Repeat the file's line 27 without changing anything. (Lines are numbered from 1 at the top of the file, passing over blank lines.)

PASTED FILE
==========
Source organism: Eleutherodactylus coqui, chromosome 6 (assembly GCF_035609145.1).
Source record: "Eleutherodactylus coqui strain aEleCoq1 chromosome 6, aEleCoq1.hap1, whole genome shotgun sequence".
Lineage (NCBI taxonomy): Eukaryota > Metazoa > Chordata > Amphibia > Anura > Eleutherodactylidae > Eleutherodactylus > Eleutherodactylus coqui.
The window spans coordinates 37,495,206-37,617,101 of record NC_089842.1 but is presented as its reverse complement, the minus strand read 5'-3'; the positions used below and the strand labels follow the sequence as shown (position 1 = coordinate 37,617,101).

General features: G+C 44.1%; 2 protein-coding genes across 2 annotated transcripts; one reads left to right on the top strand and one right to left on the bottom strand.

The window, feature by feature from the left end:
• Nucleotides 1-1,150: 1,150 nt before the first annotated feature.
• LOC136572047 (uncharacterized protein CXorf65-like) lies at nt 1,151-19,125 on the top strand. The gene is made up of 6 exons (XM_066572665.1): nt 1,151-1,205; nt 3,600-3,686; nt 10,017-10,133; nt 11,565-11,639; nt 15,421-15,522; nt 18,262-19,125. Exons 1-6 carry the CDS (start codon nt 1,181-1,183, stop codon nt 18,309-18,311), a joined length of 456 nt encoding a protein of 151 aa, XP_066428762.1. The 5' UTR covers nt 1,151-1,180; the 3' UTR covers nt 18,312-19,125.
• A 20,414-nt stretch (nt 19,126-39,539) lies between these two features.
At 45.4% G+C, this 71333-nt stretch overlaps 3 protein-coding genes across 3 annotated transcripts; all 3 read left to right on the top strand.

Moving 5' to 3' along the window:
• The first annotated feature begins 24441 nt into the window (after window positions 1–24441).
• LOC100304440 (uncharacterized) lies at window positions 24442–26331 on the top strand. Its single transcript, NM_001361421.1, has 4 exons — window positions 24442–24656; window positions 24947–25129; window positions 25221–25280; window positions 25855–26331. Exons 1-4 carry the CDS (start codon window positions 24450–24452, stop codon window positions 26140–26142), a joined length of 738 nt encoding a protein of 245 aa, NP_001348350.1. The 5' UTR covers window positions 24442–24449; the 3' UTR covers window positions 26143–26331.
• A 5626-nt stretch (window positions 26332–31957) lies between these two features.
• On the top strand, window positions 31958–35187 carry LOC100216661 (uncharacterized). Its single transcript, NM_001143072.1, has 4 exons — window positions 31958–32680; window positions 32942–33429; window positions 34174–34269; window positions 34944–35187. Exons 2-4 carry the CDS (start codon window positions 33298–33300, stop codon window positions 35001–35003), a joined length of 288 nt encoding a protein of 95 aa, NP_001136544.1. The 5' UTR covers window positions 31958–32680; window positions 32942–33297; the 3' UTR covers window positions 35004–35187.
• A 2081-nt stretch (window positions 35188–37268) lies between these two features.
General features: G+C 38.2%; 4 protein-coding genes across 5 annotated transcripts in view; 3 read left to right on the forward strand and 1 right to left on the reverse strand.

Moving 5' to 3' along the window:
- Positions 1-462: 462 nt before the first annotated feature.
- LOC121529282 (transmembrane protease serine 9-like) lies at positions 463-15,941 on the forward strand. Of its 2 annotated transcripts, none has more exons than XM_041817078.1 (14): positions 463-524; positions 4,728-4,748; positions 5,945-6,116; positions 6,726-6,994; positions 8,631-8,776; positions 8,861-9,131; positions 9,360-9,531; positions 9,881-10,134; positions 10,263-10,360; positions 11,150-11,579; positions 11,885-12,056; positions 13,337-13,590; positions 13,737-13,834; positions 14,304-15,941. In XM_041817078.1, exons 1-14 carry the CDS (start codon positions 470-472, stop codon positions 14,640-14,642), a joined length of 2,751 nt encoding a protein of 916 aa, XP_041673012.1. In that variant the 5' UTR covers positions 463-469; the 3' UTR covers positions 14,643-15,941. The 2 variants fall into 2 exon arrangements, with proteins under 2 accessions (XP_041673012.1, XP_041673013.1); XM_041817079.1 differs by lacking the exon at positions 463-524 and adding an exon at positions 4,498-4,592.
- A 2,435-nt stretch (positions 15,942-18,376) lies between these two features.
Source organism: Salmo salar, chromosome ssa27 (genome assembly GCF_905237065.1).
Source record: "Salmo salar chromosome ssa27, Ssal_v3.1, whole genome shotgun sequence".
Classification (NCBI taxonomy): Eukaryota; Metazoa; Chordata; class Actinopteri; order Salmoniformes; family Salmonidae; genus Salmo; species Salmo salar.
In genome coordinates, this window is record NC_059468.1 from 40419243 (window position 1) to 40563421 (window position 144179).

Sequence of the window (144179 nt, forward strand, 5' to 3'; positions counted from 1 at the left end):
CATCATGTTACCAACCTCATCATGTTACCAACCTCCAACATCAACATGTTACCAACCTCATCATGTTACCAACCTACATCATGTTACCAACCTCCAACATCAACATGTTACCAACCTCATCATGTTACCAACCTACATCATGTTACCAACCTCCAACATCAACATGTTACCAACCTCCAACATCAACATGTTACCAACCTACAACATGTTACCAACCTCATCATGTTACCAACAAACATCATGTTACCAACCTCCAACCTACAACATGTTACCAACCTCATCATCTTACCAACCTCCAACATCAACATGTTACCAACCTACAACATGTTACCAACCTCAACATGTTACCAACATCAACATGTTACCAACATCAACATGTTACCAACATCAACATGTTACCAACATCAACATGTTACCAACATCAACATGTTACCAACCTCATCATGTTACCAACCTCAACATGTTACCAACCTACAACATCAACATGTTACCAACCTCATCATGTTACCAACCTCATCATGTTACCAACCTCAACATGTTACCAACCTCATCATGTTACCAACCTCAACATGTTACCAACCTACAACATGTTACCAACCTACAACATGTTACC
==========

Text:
CATCATGTTACCAACCTCATCATGTTACCAACCTCCAACATCAACATGTTACCAACCTCATCATGTTACCAACCTACATCATGTTACCAACCTCCAACATCAACATGTTACCAACCTCATCATGTTACCAACCTACATCATGTTACCAACCTCCAACATCAACATGTTACCAACCTCCAACATCAACATGTTACCAACCTACAACATGTTACCAACCTCATCATGTTACCAACAAACATCATGTTACCAACCTCCAACCTACAACATGTTACCAACCTCATCATCTTACCAACCTCCAACATCAACATGTTACCAACCTACAACATGTTACCAACCTCAACATGTTACCAACATCAACATGTTACCAACATCAACATGTTACCAACATCAACATGTTACCAACATCAACATGTTACCAACATCAACATGTTACCAACCTCATCATGTTACCAACCTCAACATGTTACCAACCTACAACATCAACATGTTACCAACCTCATCATGTTACCAACCTCATCATGTTACCAACCTCAACATGTTACCAACCTCATCATGTTACCAACCTCAACATGTTACCAACCTACAACATGTTACCAACCTACAACATGTTACC